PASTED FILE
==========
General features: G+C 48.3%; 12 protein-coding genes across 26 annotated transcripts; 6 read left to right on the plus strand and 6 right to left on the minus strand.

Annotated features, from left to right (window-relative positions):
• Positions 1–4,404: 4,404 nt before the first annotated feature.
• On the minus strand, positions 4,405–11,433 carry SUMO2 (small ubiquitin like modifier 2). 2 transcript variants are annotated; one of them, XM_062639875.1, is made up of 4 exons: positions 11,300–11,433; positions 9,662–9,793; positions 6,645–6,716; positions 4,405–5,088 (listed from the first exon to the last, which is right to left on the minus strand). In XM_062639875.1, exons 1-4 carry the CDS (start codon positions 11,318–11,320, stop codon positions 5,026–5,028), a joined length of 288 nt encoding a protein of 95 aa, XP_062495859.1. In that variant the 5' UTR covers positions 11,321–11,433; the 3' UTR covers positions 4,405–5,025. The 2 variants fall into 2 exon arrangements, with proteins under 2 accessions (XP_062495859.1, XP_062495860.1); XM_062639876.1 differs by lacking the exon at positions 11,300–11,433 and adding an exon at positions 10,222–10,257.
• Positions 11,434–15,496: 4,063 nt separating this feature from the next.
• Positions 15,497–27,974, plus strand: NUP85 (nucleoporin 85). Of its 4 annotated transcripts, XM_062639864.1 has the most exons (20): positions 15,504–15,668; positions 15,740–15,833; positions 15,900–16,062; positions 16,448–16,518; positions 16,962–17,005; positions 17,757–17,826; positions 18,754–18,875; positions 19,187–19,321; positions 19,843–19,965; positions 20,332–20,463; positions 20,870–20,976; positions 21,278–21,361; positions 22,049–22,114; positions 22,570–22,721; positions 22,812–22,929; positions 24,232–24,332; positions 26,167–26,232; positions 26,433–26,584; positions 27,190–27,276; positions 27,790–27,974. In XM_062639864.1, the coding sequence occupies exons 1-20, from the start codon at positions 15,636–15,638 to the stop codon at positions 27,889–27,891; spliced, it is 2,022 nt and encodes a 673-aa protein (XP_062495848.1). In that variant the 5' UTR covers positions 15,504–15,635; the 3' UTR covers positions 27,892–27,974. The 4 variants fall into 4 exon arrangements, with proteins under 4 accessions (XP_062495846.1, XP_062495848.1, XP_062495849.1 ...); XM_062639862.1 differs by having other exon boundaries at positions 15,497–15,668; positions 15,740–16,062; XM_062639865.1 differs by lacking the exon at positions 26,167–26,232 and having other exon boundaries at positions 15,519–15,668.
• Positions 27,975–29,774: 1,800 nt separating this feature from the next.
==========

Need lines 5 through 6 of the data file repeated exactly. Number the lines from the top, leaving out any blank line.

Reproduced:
• Positions 11,434–15,496: 4,063 nt separating this feature from the next.
• Positions 15,497–27,974, plus strand: NUP85 (nucleoporin 85). Of its 4 annotated transcripts, XM_062639864.1 has the most exons (20): positions 15,504–15,668; positions 15,740–15,833; positions 15,900–16,062; positions 16,448–16,518; positions 16,962–17,005; positions 17,757–17,826; positions 18,754–18,875; positions 19,187–19,321; positions 19,843–19,965; positions 20,332–20,463; positions 20,870–20,976; positions 21,278–21,361; positions 22,049–22,114; positions 22,570–22,721; positions 22,812–22,929; positions 24,232–24,332; positions 26,167–26,232; positions 26,433–26,584; positions 27,190–27,276; positions 27,790–27,974. In XM_062639864.1, the coding sequence occupies exons 1-20, from the start codon at positions 15,636–15,638 to the stop codon at positions 27,889–27,891; spliced, it is 2,022 nt and encodes a 673-aa protein (XP_062495848.1). In that variant the 5' UTR covers positions 15,504–15,635; the 3' UTR covers positions 27,892–27,974. The 4 variants fall into 4 exon arrangements, with proteins under 4 accessions (XP_062495846.1, XP_062495848.1, XP_062495849.1 ...); XM_062639862.1 differs by having other exon boundaries at positions 15,497–15,668; positions 15,740–16,062; XM_062639865.1 differs by lacking the exon at positions 26,167–26,232 and having other exon boundaries at positions 15,519–15,668.